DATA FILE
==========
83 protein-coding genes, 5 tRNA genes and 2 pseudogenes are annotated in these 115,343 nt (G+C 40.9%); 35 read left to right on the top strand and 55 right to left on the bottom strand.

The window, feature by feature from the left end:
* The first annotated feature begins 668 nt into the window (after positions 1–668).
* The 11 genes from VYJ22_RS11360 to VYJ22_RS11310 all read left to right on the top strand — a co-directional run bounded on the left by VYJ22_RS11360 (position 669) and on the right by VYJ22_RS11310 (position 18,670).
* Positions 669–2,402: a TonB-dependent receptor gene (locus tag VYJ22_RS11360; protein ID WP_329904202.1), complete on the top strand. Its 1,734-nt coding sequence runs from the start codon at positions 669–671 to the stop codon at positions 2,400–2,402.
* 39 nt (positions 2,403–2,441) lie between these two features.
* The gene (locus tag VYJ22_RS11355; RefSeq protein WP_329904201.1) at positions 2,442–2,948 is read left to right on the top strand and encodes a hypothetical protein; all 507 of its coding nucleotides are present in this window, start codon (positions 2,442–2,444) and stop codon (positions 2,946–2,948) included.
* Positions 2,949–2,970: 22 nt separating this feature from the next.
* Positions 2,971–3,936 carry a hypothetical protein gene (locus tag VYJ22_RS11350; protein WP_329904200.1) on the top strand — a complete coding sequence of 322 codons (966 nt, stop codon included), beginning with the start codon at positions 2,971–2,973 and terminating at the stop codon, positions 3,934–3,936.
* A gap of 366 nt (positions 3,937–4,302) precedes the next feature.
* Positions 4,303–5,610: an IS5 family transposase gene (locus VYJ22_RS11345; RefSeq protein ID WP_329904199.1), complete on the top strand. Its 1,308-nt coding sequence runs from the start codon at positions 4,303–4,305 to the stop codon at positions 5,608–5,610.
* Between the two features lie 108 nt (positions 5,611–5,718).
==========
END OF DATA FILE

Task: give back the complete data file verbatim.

83 protein-coding genes, 5 tRNA genes and 2 pseudogenes are annotated in these 115,343 nt (G+C 40.9%); 35 read left to right on the top strand and 55 right to left on the bottom strand.

The window, feature by feature from the left end:
* The first annotated feature begins 668 nt into the window (after positions 1–668).
* The 11 genes from VYJ22_RS11360 to VYJ22_RS11310 all read left to right on the top strand — a co-directional run bounded on the left by VYJ22_RS11360 (position 669) and on the right by VYJ22_RS11310 (position 18,670).
* Positions 669–2,402: a TonB-dependent receptor gene (locus tag VYJ22_RS11360; protein ID WP_329904202.1), complete on the top strand. Its 1,734-nt coding sequence runs from the start codon at positions 669–671 to the stop codon at positions 2,400–2,402.
* 39 nt (positions 2,403–2,441) lie between these two features.
* The gene (locus tag VYJ22_RS11355; RefSeq protein WP_329904201.1) at positions 2,442–2,948 is read left to right on the top strand and encodes a hypothetical protein; all 507 of its coding nucleotides are present in this window, start codon (positions 2,442–2,444) and stop codon (positions 2,946–2,948) included.
* Positions 2,949–2,970: 22 nt separating this feature from the next.
* Positions 2,971–3,936 carry a hypothetical protein gene (locus tag VYJ22_RS11350; protein WP_329904200.1) on the top strand — a complete coding sequence of 322 codons (966 nt, stop codon included), beginning with the start codon at positions 2,971–2,973 and terminating at the stop codon, positions 3,934–3,936.
* A gap of 366 nt (positions 3,937–4,302) precedes the next feature.
* Positions 4,303–5,610: an IS5 family transposase gene (locus VYJ22_RS11345; RefSeq protein ID WP_329904199.1), complete on the top strand. Its 1,308-nt coding sequence runs from the start codon at positions 4,303–4,305 to the stop codon at positions 5,608–5,610.
* Between the two features lie 108 nt (positions 5,611–5,718).